that P.T.C. was to perform certain parts of the work, and that P.T.C. would have the right to inspect the work.
If, for example, a contract were to impose no obligation to do the work involved, but merely an obligation to provide men and equipment to be placed at an owner's disposal, then it might be said that the contractor, having no duties with regard to the work, had therefore no right of occupancy. But short of this, contractual provisions which, although limiting the complete freedom of the contractor, still obligate the contractor to get the work done, necessarily carry with them the right to do the work, to occupy and control. In our view, those contractual provisions relied on by plaintiff fall far short of relieving Belanger of his obligation to do the work.
It is true that in its answer Belanger 'admits that Philadelphia Transportation Company had possession, maintenance and control of the portions of the said elevated as alleged.' This is no more than an allegation of actual possession and control and is of no legal significance, since the test laid down in Girardi is right of occupancy or right of control. Indeed, in Girardi, Lipsett's (general contractor's) counsel conceded that at the time of the injury, Lipsett had no actual control or possession. The fact that P.T.C. may have had control or possession is meaningless under the Girardi test of the general contractor's continuing duty under its prime contract.
It is also true that there was a jury finding of retention of right of control by Lipsett. However, as we read Girardi, such right flows as a matter of law from the unreleased duty of performance by the principal contractor. But in any event, there was no jury finding in Girardi on the right to occupancy, notwithstanding which the Court of Appeals held that '* * * here we have on the part of Lipsett a right to occupancy as well as a right of control * * *'. This right of occupancy follows equally with the right to control when, as here, the general contractor has not been released and where the owner has not agreed to look solely to the subcontractor for performance and responsibility. Since the clause 'occupied by him or under his control' must be read in the disjunctive and since at the very least Belanger had a right of occupancy, it follows that Belanger qualifies as a statutory employer, and that its motion must be granted.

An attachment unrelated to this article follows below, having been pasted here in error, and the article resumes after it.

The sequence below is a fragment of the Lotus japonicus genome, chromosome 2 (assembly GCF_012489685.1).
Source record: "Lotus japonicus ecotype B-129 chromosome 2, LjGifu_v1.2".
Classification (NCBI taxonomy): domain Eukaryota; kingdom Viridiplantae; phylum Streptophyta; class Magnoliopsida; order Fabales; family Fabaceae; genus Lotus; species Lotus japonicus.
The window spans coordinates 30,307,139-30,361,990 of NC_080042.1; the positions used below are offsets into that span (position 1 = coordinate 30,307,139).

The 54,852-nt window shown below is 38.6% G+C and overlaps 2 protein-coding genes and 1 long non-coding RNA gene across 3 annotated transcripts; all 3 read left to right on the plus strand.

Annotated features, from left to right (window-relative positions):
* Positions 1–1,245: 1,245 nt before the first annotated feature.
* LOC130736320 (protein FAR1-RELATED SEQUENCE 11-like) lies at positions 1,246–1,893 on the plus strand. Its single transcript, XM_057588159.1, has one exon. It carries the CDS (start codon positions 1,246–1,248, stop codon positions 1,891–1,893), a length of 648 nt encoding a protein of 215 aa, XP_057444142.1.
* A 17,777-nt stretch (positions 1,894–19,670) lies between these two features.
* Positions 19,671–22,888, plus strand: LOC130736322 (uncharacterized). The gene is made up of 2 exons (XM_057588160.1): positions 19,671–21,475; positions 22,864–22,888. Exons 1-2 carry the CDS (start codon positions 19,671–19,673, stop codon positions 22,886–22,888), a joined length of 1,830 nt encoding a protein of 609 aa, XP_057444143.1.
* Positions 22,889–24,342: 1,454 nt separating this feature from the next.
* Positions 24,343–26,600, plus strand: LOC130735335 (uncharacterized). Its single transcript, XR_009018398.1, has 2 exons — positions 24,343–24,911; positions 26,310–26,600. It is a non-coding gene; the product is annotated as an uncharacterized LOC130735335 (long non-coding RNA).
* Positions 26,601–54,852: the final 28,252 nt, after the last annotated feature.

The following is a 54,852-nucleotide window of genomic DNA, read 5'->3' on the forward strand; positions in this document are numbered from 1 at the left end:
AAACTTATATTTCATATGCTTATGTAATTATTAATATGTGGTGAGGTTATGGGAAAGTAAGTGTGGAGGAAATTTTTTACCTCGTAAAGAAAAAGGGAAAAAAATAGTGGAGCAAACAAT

This result makes it unnecessary for us to consider plaintiff's argument that at least part of his claim of liability against Belanger arises from the breach of contractual provisions and does not require control in Belanger. In Sarne v. Baltimore & Ohio R.R. Co., 370 Pa. 82, 87 A.2d 264 (1952), the court cast the plaintiff upon the horns of a legal and logical dilemma, holding that if the general contractor was in control he was a statutory employer, and that if he was not in control, there was no basis for liability in negligence. Had we concluded that Belanger was not the statutory employer, plaintiff's argument may have released him from the second horn of that dilemma. But once having concluded that Belanger is the statutory employer, the Compensation Act provides that his exclusive remedy is workmen's compensation. The Act makes no distinction between injuries arising as the result of negligence and injuries arising from breach of contractual obligations. Having concluded that no genuine issue of fact exists which would be sufficient to submit to a jury on the question of statutory employer, the motion for summary judgment as to Belanger must be granted.
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